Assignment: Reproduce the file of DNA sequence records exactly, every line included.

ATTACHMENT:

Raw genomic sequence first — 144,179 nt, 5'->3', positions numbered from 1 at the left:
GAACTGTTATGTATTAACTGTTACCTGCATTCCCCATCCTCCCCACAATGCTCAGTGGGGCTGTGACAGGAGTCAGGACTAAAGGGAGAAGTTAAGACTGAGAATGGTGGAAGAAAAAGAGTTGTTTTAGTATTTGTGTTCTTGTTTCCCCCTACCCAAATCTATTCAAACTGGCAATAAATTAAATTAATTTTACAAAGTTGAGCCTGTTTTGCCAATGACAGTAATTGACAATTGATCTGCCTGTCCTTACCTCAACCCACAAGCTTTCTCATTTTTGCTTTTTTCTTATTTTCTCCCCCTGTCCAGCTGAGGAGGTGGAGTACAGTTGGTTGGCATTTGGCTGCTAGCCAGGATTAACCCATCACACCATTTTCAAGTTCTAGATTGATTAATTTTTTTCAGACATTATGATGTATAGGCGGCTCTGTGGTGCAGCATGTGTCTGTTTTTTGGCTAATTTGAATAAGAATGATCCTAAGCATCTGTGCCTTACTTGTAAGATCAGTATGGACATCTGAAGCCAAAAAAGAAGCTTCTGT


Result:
Raw genomic sequence first — 144,179 nt, 5'->3', positions numbered from 1 at the left:
GAACTGTTATGTATTAACTGTTACCTGCATTCCCCATCCTCCCCACAATGCTCAGTGGGGCTGTGACAGGAGTCAGGACTAAAGGGAGAAGTTAAGACTGAGAATGGTGGAAGAAAAAGAGTTGTTTTAGTATTTGTGTTCTTGTTTCCCCCTACCCAAATCTATTCAAACTGGCAATAAATTAAATTAATTTTACAAAGTTGAGCCTGTTTTGCCAATGACAGTAATTGACAATTGATCTGCCTGTCCTTACCTCAACCCACAAGCTTTCTCATTTTTGCTTTTTTCTTATTTTCTCCCCCTGTCCAGCTGAGGAGGTGGAGTACAGTTGGTTGGCATTTGGCTGCTAGCCAGGATTAACCCATCACACCATTTTCAAGTTCTAGATTGATTAATTTTTTTCAGACATTATGATGTATAGGCGGCTCTGTGGTGCAGCATGTGTCTGTTTTTTGGCTAATTTGAATAAGAATGATCCTAAGCATCTGTGCCTTACTTGTAAGATCAGTATGGACATCTGAAGCCAAAAAAGAAGCTTCTGT